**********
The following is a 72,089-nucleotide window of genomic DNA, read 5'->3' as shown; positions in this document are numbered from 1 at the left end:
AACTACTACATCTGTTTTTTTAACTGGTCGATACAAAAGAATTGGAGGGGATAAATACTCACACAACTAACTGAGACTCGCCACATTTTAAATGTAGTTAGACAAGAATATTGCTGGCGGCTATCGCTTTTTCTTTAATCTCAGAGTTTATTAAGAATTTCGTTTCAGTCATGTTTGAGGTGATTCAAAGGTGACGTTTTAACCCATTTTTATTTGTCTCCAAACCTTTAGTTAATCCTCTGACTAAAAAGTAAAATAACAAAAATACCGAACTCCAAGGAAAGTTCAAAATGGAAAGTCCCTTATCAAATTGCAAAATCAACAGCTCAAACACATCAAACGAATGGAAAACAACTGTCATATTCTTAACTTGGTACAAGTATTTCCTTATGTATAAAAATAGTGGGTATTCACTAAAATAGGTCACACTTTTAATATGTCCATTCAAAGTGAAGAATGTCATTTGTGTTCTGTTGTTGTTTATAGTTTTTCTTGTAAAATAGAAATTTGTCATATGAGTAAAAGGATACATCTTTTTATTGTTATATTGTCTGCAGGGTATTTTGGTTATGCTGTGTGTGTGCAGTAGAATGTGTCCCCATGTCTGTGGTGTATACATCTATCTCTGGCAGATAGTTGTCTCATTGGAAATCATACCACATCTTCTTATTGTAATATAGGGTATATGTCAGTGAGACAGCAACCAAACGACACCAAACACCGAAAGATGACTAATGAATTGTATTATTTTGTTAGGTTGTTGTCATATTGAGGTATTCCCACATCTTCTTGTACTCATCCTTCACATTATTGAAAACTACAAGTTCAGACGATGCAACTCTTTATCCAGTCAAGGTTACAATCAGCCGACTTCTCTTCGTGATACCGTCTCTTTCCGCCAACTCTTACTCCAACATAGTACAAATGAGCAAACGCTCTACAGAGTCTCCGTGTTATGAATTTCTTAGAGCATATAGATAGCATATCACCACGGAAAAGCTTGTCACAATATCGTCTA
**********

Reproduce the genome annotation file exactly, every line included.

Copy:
The following is a 72,089-nucleotide window of genomic DNA, read 5'->3' as shown; positions in this document are numbered from 1 at the left end:
AACTACTACATCTGTTTTTTTAACTGGTCGATACAAAAGAATTGGAGGGGATAAATACTCACACAACTAACTGAGACTCGCCACATTTTAAATGTAGTTAGACAAGAATATTGCTGGCGGCTATCGCTTTTTCTTTAATCTCAGAGTTTATTAAGAATTTCGTTTCAGTCATGTTTGAGGTGATTCAAAGGTGACGTTTTAACCCATTTTTATTTGTCTCCAAACCTTTAGTTAATCCTCTGACTAAAAAGTAAAATAACAAAAATACCGAACTCCAAGGAAAGTTCAAAATGGAAAGTCCCTTATCAAATTGCAAAATCAACAGCTCAAACACATCAAACGAATGGAAAACAACTGTCATATTCTTAACTTGGTACAAGTATTTCCTTATGTATAAAAATAGTGGGTATTCACTAAAATAGGTCACACTTTTAATATGTCCATTCAAAGTGAAGAATGTCATTTGTGTTCTGTTGTTGTTTATAGTTTTTCTTGTAAAATAGAAATTTGTCATATGAGTAAAAGGATACATCTTTTTATTGTTATATTGTCTGCAGGGTATTTTGGTTATGCTGTGTGTGTGCAGTAGAATGTGTCCCCATGTCTGTGGTGTATACATCTATCTCTGGCAGATAGTTGTCTCATTGGAAATCATACCACATCTTCTTATTGTAATATAGGGTATATGTCAGTGAGACAGCAACCAAACGACACCAAACACCGAAAGATGACTAATGAATTGTATTATTTTGTTAGGTTGTTGTCATATTGAGGTATTCCCACATCTTCTTGTACTCATCCTTCACATTATTGAAAACTACAAGTTCAGACGATGCAACTCTTTATCCAGTCAAGGTTACAATCAGCCGACTTCTCTTCGTGATACCGTCTCTTTCCGCCAACTCTTACTCCAACATAGTACAAATGAGCAAACGCTCTACAGAGTCTCCGTGTTATGAATTTCTTAGAGCATATAGATAGCATATCACCACGGAAAAGCTTGTCACAATATCGTCTA